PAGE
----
Gameplay – Exploring The West At Your Pace
You will interact with Weird West from the third-person perspective, which changes to a world map screen when traveling between locations. Time passes as you travel and interact with the world, which will affect certain things such as store opening hours (people need to sleep) and visibility (you are harder to spot at night).
The two big aspects of Weird West’s gameplay are its combat and choice system, which blend together to make a unique experience that lets you build the reputation of your characters.
Combat – Fast Paced & Flexible
When you think of the Wild West, you think of gunfights with bullets flying around and combatants hiding behind cover, trying to get a shot in.
Weird West delivers on that experience and more. Every character can find a gun and will make use of the environment to get an advantage on their enemies. While there isn’t anything wrong with a traditional firefight, you are encouraged to make use of your surroundings such as rocks for cover, or take advantage of items in the environment to hurt your enemies such as explosive TNT barrels.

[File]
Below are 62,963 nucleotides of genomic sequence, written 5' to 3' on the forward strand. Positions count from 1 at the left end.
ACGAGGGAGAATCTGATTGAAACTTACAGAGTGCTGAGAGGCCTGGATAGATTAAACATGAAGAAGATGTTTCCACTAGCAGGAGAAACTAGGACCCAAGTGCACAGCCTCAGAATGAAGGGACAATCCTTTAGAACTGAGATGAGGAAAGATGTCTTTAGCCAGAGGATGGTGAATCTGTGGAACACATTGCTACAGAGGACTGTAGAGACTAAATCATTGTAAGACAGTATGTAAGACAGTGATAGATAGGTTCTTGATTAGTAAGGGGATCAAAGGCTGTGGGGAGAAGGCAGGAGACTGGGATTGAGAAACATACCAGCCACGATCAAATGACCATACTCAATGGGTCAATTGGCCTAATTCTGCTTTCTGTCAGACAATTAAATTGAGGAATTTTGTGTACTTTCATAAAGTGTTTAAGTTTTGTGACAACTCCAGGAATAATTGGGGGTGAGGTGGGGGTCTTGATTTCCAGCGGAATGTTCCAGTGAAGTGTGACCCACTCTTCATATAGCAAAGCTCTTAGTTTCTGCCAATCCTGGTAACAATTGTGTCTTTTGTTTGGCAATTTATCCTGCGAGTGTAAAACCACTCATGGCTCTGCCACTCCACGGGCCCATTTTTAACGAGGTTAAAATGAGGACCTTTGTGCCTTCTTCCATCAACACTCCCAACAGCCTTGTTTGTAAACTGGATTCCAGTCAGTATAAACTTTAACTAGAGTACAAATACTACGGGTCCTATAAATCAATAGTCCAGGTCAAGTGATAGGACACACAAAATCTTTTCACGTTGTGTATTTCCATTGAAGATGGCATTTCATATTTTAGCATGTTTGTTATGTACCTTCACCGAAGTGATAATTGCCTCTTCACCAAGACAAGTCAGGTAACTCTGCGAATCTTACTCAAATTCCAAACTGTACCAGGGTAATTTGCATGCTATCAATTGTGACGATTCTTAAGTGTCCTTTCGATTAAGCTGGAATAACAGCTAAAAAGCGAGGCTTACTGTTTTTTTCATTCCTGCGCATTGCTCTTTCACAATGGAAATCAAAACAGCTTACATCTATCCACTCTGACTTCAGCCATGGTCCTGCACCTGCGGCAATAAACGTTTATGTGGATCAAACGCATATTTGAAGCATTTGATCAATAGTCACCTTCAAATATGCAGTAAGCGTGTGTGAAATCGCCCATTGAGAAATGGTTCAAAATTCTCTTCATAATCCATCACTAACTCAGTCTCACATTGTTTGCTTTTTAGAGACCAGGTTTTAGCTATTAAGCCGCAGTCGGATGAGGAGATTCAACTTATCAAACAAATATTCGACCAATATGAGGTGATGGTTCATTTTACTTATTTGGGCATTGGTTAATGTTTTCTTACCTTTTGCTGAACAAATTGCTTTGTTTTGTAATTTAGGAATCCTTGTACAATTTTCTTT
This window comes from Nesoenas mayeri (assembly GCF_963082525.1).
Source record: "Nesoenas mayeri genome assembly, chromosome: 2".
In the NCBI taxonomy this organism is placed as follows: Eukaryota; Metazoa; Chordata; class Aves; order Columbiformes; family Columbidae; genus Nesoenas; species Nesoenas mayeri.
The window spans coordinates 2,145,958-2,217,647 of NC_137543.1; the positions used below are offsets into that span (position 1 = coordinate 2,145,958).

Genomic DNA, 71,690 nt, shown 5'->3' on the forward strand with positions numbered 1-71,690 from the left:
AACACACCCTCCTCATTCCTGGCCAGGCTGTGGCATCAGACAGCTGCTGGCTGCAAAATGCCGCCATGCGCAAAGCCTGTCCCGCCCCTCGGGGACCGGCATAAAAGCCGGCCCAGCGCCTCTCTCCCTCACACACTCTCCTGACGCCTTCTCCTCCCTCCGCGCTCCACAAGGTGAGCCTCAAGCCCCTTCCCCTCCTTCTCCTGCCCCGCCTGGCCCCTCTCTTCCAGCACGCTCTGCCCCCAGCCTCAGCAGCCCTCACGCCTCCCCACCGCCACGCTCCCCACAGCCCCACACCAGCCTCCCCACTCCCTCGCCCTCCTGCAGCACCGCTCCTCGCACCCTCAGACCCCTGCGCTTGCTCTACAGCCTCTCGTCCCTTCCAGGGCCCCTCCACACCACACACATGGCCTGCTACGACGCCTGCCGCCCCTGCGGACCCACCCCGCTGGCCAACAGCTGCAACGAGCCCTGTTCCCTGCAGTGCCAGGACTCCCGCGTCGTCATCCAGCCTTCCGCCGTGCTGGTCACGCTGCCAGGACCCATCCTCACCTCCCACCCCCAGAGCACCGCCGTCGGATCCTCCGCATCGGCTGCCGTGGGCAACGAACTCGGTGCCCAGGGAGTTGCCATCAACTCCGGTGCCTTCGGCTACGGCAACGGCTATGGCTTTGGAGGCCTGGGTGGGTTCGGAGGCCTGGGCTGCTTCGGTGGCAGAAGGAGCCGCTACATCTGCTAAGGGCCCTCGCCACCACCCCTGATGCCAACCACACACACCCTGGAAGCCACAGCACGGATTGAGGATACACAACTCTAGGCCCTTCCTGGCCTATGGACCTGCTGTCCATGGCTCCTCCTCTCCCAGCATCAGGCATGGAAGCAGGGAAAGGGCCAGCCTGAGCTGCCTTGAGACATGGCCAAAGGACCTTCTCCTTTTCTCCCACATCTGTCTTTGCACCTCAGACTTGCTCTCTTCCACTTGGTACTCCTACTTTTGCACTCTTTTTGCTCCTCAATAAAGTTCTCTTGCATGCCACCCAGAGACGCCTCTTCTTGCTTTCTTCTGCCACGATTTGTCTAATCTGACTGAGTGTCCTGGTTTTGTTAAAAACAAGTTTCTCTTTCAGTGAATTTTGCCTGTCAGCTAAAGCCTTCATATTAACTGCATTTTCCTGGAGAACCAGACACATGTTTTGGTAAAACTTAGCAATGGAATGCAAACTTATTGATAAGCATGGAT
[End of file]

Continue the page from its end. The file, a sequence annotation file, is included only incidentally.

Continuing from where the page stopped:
Each character will have access to abilities that allow them to pull off special moves with each type of weapon (or unique abilities related to their character), which can turn the tables in a nasty situation. To make combat exciting, some of your enemies have access to the same abilities, which makes you plan and strategize the best course of action.
There are also options for melee combat with bladed weapons such as knives and machetes for those that prefer getting up close and personal. There are thrown weapons such as molotov cocktails (called Wildfire Cocktails) or dynamite that can bypass enemy cover. You can also resort to using hand-to-hand combat with punches and kicks ensuring that you always have a weapon to fight with.
You can also choose to use stealth tactics to take out enemies if you want to avoid direct combat, in a style similar to Ghost of Tsushima. You aren’t the most stealthy individual, but you can take your time to pick enemies off and knock them unconscious, which is the same as defeating them.
If you are getting overwhelmed or have run into a group of enemies you are not ready for, you can still run for your lives and choose to fight another day.